A respiratory illness with high transmissibility is kennel cough. Kennel cough is usually acquired by dogs in environments with large numbers of canines, including housing and daycare facilities, dog parks, training facilities, and dog shows. It can be passed between dogs through airborne droplets, close contact, or infected surfaces like food bowls. Most dogs can get it treated very easily. However, puppies under six months old and dogs with weaker immune systems may experience more serious complications.
A persistent, hard cough is the typical kennel cough symptom. It often has a goose-honking sound. This is different from a reverse sneeze, which is a cough-like sound produced by some dogs, particularly young ones. Reverse sneezes are sometimes common in some dog breeds, and they generally signify nasal or mild throat discomfort.
Sneezing, nasal congestion, or eye discharge are other indications of disease that some kennel cough-infected dogs may show. If your dog gets kennel cough, they most probably won’t become weary or lose their appetite. The kennel cough may spread easily. Keep your dog away from other pets and call your veterinarian if you suspect they may have the disease.
How can it be treated?
A week or two of rest is usually enough to treat mild symptoms of kennel cough, but a vet may also recommend antibiotics to avoid a serious infection and cough medicine to relieve the symptoms. These include anti-Bordetella antibiotics and cough medications. Additionally, you might notice that putting your dog in a place with good humidity and wearing a harness rather than a collar, particularly for dogs that fight with a leash, will reduce coughing.
Although elder dogs or those suffering from other health complications may require up to six weeks, the majority of canines with kennel cough make a full recovery within three weeks. Be cautious about following up with the vet if your dog does not recover within the estimated time frame because a severe, persistent kennel cough infection might cause pneumonia. Also, if your dog suddenly shows symptoms like rapid breathing, loss of appetite, or lack of energy, contact your veterinarian immediately, for these could indicate more serious illnesses.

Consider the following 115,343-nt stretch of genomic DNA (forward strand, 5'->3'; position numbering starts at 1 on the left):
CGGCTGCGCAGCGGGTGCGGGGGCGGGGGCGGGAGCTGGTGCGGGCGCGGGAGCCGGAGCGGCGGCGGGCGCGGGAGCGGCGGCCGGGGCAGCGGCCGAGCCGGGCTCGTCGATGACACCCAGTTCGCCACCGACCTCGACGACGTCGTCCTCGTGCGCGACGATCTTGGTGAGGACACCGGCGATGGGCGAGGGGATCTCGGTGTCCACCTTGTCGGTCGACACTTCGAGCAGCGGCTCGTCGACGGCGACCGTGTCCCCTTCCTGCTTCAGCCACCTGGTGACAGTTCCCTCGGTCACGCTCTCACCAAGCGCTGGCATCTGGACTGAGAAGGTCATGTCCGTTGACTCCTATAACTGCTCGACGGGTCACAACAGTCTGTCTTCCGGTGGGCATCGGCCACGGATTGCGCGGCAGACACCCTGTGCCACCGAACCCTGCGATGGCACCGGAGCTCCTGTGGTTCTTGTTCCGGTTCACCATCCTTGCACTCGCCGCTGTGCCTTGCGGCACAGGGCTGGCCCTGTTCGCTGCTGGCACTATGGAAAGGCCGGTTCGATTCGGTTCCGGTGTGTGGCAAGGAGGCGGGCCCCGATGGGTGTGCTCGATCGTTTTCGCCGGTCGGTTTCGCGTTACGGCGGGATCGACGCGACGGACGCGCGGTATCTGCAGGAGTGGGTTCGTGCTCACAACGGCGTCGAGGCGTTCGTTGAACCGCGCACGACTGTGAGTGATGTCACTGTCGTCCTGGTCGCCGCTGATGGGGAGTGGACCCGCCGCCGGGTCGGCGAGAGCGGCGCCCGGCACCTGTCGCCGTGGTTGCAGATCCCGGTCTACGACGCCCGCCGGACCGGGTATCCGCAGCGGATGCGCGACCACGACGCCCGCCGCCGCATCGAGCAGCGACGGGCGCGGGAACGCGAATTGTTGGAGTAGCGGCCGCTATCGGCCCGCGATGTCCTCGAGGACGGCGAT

Can it be prevented?
The most common cause of kennel cough, the bordetella bacterium, is the target of a vaccination. Dogs who regularly train, attend dog daycare, participate in dog sports, or are regularly exposed to packs of dogs can benefit from the vaccine. Also, many training, boarding, and daycare facilities ask for proof of vaccination. The vaccine is offered orally, in nasal, and in injectable variants. Depending on the type, it is often given in two doses at first, split two to four weeks apart, and then a booster shot is given every six months to a year.
Kennel cough home remedies:
- Honey-lemon and hot water – Dogs, humans, and the environment, in general, can all benefit greatly from honey. One cup of boiling water, one tablespoon of honey, and one teaspoon of lemon juice are the components of kennel cough tea. Combine the ingredients, and then wait for the water to warm up but not turn hot. Avoid burning the puppy’s mouth. You can always test it first because all of these ingredients are fit for human consumption.
- Steam therapy – Kennel cough can make dogs congested, just as a sinus infection or a cold can in humans. The persistent hacking cough brought on by infected tracheobronchitis also causes the most typical kennel cough symptom. Steam therapy may help with four out of five of the following symptoms: nasal discharges, runny eyes, difficulty breathing, sore throat, and fatigue.
Please be mindful of your dog’s breathing and adjust the amount of time they spend in the steamy shower depending on how they react.